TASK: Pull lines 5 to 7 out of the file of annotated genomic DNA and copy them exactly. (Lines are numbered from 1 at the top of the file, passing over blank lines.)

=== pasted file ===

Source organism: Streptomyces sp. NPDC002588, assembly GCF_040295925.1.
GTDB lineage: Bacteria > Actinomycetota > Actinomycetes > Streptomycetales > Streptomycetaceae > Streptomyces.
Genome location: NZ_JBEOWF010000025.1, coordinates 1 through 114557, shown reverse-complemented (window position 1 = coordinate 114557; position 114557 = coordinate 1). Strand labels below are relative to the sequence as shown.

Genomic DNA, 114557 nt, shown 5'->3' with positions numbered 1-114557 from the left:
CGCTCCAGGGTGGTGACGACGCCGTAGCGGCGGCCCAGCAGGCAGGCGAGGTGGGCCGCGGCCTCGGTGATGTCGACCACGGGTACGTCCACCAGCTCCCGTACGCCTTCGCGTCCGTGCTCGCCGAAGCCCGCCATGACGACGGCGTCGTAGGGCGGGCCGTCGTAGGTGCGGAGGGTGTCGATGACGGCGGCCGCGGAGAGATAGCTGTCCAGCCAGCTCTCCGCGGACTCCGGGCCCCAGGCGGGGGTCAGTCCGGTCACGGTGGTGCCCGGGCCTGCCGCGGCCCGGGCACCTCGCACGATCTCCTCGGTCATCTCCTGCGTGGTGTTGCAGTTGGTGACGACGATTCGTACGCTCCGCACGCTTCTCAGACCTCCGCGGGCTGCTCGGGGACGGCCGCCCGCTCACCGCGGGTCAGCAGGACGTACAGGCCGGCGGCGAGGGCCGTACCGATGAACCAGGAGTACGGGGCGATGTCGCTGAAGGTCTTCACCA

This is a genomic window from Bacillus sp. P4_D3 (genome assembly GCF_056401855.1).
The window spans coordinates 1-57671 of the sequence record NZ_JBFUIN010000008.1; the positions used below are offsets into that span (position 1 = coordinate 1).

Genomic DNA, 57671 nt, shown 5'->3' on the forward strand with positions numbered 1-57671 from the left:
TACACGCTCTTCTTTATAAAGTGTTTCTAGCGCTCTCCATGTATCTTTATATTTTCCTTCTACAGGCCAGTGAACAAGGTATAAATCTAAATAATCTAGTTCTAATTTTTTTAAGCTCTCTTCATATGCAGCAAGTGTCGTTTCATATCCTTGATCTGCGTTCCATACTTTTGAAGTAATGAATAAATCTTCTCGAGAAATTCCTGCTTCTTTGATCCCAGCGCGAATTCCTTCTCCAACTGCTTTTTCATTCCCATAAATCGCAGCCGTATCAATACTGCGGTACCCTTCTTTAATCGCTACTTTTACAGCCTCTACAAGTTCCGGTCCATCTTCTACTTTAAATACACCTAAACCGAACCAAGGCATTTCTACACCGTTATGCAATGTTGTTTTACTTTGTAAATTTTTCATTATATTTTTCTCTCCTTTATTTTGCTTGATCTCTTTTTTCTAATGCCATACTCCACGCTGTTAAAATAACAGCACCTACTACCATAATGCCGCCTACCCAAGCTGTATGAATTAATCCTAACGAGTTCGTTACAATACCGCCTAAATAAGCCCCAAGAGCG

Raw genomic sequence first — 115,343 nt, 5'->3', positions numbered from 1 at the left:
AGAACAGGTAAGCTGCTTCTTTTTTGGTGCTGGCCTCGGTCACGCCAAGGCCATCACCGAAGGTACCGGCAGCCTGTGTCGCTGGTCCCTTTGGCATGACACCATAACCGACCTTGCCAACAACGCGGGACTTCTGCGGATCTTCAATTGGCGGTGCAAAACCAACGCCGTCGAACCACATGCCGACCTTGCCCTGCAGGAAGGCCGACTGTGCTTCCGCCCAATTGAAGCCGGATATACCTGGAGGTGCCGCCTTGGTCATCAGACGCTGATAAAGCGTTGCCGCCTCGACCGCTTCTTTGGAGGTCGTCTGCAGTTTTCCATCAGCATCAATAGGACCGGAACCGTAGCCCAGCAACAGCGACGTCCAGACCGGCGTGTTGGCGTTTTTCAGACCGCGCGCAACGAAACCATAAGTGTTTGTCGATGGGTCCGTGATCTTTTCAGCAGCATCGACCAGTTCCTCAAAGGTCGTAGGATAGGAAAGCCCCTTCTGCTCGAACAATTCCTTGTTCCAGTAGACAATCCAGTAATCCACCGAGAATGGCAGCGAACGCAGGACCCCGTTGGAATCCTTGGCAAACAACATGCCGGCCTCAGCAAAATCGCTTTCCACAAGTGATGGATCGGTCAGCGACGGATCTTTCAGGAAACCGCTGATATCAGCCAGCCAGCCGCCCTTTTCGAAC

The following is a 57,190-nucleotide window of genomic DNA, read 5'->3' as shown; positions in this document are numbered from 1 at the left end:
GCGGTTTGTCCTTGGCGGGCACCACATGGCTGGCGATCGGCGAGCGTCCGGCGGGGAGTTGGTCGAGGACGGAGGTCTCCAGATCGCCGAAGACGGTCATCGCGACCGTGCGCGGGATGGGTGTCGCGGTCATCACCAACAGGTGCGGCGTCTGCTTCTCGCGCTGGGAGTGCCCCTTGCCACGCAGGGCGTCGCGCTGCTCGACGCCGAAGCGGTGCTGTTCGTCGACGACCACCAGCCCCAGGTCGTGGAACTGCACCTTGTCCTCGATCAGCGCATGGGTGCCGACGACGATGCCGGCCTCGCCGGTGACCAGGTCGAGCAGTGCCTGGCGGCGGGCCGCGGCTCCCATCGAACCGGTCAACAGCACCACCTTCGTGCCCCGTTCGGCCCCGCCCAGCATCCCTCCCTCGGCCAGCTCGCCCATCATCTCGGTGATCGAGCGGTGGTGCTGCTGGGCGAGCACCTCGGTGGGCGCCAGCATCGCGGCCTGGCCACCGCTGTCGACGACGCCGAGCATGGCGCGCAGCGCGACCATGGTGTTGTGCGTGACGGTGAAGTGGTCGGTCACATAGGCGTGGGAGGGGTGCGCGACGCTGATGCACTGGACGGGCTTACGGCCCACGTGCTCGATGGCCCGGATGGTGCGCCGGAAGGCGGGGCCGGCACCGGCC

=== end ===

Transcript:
CGCTCCAGGGTGGTGACGACGCCGTAGCGGCGGCCCAGCAGGCAGGCGAGGTGGGCCGCGGCCTCGGTGATGTCGACCACGGGTACGTCCACCAGCTCCCGTACGCCTTCGCGTCCGTGCTCGCCGAAGCCCGCCATGACGACGGCGTCGTAGGGCGGGCCGTCGTAGGTGCGGAGGGTGTCGATGACGGCGGCCGCGGAGAGATAGCTGTCCAGCCAGCTCTCCGCGGACTCCGGGCCCCAGGCGGGGGTCAGTCCGGTCACGGTGGTGCCCGGGCCTGCCGCGGCCCGGGCACCTCGCACGATCTCCTCGGTCATCTCCTGCGTGGTGTTGCAGTTGGTGACGACGATTCGTACGCTCCGCACGCTTCTCAGACCTCCGCGGGCTGCTCGGGGACGGCCGCCCGCTCACCGCGGGTCAGCAGGACGTACAGGCCGGCGGCGAGGGCCGTACCGATGAACCAGGAGTACGGGGCGATGTCGCTGAAGGTCTTCACCA

This is a genomic window from Bacillus sp. P4_D3 (genome assembly GCF_056401855.1).
The window spans coordinates 1-57671 of the sequence record NZ_JBFUIN010000008.1; the positions used below are offsets into that span (position 1 = coordinate 1).